Azabachería, the final façade… it sounds like the opening of a Patrick Steward Star Trek monologue. We might well say ‘boldly going where no peregrino has gone before’, because although this north façade of the cathedral is the first that most peregrinos pass as they finish the francés/primitivo/norte/ingles routes, it’s usually ignored in the rush to enter the Praza do Obradoiro outside the ‘front’ of the cathedral. Maybe the next day you might give it a look.
If you do, you’ll find that it has an architectural style unique among the four facades. The Obradoiro and Quintana are solidly baroque – that post-Council of Trent artistic style characterised by decoration, exuberance and appeals to the senses (the opposite end of the pendulum arc from the plain austerity of Protestant religious architecture). The Platerías retains its twelfth-century medieval demeanour – solid no-nonsense Romanesque arches and winged monkeys aplenty. But the newest façade (dating from the second half of the eighteenth century), on the north of the Cathedral, is deadly neo-classical with its smooth columns and medallions with the faces of Christ and the Virgin over the windows, and takes its name from the craftsmen who worked in azabache (jet/lignite) in the facing square.
As with most of the other façades, its dominated by a statue of Santiago as a pilgrim, and kneeling at either side of him the crowned kings Alfonso III of Asturias and León (848?–910) and his son, Ordoño II of León (872?–924). Alfonso the Great, as he was known, is historically seen as one of the first significant figures of the Reconquista (‘reconquest’), the gradual Christian takeover of lands ruled by the Muslims in the Iberian peninsula since the early eighth century. He divided his kingdom between three of his sons, García (León), Fruela (Asturias) and Ordoño (Galicia), and left the cathedral 500 pieces of gold in his will (which García probably pocketed). One of Fruela’s first actions as king was to journey to Santiago de Compostela to ask the saint’s help for his new responsibility, while Ordoño (who had already ruled Galicia under his father) was also a generous patron of the early medieval cathedral, as he and his wife gave it two chests of gold and thirty-five Muslim prisoners of war.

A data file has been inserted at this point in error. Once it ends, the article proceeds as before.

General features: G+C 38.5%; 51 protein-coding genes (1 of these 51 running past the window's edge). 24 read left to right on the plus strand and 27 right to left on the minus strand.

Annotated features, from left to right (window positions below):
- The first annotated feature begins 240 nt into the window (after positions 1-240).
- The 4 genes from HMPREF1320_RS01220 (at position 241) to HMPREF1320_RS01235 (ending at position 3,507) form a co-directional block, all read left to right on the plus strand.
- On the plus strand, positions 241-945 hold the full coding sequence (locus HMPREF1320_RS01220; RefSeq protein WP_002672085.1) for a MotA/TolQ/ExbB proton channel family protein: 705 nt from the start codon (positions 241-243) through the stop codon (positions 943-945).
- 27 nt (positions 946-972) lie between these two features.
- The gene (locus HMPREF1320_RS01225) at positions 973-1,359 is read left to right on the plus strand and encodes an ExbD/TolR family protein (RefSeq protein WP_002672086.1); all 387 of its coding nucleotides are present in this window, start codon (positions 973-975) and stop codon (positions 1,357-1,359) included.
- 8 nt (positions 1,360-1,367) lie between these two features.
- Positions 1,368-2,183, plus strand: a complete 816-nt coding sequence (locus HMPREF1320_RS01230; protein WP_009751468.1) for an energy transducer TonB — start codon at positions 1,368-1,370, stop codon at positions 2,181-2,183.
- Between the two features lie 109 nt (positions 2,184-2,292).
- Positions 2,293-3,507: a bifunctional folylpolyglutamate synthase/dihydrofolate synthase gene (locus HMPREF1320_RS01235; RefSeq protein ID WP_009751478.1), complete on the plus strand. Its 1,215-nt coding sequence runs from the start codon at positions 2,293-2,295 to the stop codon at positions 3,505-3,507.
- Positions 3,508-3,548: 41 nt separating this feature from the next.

The job of designing this façade and replacing the earlier Romanesque exterior was entrusted to Domingo Antonio Lois Monteagudo from Pontevedra (1722–85), an architect who shone as a student in Madrid and Rome, but has traditionally been seen as the epitome of a frustrated talent, chafing at having to implement the works of other. But you would never imagine that, looking at the most architecturally coherent of all the four facades of one of the most impressive medieval-early modern buildings in the world.
 José María Manuel García-Osuna y Rodríguez, ‘El astur rey de León Fruela II Adefónsiz “El Leproso”’, Argutorio: revista de la Asociación Cultural ‘Monte Irago’ 20 (2008), 25–8: 25. https://dialnet.unirioja.es/servlet/articulo?codigo=2501667
 José María Manuel García-Osuna y Rodríguez, ‘El astur rey de León Fruela II Adefónsiz “El Leproso”’, Argutorio: revista de la Asociación Cultural ‘Monte Irago’ 20 (2008), 25–8: 26. https://dialnet.unirioja.es/servlet/articulo?codigo=2501667
 César Álvarez Álvarez, ‘Ordoño II’, Diccionario Biográfico electrónico (DBe) de la Real Academia de la Historia, https://dbe.rah.es/biografias/7299/ordono-ii.
 Enrique Fernández Castiñeiras, ‘Domingo Antonio Lois Monteagudo’, Diccionario Biográfico electrónico (DBe) de la Real Academia de la Historia, https://dbe.rah.es/biografias/22021/domingo-antonio-lois-monteagudo.